be converted, and trained for useLet it not here be said that we are fulness on earth and glory in heaven, advancing views antagonistic to the by their instrumentality, and the nastatements made in another part of ture of the service they are to render, this article. We would by no means present the strongest argument for forego the Puritan element in the in- an elevated standard of intellectual strumentalities to be employed in culture. The West must have men western evangelization. We only to fill both her chairs of instruction say, let that element be nurtured and and her pulpits, who shall not be developed on the ground where it is satisfied with the amount of intel. to be called into active service. lectual capital with which they enLet it be done in institutions after gaged in the service-men who the New England model, and under shall employ the best hours of life the instruction of men themselves with intense thought in a well fur. deeply imbued with the New Eng. nished study-men who shall be un. land spirit.
trammeled, on the one hand, by the We have, before we close, a word poverty that makes the heart sick ; to say of the pecuniary support or, on the other, by those worldly which is to be furnished to the class cares which furnish the only alter. of thoroughly educated men, who native when a competence is withleave the pleasant homes and re- held. If there are men on earth fined society of the eastern states to who deserve a competence, they dedevote their lives to the moral and serve it who enter the wilderness, intellectual culture of the West. and give a life time to the work of Men who go there to gratify their gathering an infant church, and setambition, or their love of wealth, ting in order whatever is wanting to find a field equal to their highest make that church, and the commuhopes. It is rarely true that any nity with which it is associated, wor. class of men, who go to the West thy of our pilgrim ancestry ; worthy relying upon their own resources of the high destiny of the nation of for support, fail to improve their con- which they are a part; worthy of dition in life. In all the departments Him who redeemed them with his of skill and manual labor, industry blood. This competence can not be meets its sure reward.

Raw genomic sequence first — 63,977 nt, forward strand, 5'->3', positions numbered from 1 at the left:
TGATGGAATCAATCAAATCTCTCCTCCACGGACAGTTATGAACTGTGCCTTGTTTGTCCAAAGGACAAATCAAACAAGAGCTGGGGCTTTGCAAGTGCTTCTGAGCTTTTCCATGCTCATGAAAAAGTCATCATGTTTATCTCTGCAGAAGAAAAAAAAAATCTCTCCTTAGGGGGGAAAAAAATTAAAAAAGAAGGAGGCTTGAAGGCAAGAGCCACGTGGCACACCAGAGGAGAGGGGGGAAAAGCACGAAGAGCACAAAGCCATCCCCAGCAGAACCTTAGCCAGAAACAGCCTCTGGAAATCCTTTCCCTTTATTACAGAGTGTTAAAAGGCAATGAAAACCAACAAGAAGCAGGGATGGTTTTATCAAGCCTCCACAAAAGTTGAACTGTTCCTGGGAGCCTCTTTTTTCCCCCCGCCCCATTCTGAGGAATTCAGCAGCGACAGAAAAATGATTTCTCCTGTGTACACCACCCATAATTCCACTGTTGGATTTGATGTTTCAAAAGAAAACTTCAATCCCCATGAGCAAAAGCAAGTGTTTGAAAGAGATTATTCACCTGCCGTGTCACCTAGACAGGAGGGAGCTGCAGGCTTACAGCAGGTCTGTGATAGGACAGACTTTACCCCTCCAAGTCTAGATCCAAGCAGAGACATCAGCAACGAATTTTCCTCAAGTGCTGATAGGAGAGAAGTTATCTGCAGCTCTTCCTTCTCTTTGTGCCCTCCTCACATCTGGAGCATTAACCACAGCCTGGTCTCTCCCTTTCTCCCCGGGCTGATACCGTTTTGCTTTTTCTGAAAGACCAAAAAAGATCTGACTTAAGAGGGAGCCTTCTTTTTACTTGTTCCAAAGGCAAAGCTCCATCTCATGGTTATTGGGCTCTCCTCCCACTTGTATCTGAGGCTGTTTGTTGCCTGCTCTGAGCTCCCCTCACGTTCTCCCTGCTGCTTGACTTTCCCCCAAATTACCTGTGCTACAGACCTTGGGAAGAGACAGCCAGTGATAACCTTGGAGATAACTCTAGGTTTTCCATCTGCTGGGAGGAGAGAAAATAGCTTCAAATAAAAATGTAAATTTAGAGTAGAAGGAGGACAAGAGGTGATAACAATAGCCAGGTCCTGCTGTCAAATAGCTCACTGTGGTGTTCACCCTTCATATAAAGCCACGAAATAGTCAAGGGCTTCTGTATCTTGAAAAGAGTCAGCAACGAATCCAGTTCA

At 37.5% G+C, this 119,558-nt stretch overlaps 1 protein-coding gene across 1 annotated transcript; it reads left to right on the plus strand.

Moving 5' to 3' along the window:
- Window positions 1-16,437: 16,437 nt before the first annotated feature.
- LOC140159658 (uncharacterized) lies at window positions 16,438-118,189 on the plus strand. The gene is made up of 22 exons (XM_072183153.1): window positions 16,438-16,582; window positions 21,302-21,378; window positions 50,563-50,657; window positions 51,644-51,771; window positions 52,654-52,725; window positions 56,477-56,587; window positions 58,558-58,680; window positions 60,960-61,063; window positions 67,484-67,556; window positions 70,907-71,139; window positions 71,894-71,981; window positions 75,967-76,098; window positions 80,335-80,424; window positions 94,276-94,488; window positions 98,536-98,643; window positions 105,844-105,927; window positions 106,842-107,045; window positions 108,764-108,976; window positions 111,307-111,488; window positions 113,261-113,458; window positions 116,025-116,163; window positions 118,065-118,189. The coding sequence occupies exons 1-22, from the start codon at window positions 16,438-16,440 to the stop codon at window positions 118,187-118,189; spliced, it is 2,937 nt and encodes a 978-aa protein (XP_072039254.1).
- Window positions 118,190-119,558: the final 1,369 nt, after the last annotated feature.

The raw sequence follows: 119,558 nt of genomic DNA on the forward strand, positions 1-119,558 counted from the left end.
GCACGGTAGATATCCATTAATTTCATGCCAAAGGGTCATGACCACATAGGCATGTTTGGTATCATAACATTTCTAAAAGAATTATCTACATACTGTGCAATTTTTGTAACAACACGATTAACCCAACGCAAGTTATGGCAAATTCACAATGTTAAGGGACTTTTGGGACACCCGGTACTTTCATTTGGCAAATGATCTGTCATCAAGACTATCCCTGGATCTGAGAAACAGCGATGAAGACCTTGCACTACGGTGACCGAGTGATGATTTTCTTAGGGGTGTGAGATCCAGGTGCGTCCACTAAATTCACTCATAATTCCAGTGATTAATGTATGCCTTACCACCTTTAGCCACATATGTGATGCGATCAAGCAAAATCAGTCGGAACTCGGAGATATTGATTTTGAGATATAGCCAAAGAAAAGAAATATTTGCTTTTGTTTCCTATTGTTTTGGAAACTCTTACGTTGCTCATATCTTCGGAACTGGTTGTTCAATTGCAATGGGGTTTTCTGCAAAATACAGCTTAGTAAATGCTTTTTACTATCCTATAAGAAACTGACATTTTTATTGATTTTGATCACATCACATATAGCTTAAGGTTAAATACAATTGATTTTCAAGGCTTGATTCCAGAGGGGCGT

furnished at the West.
BONDAGE OF THE ELEMENTS.*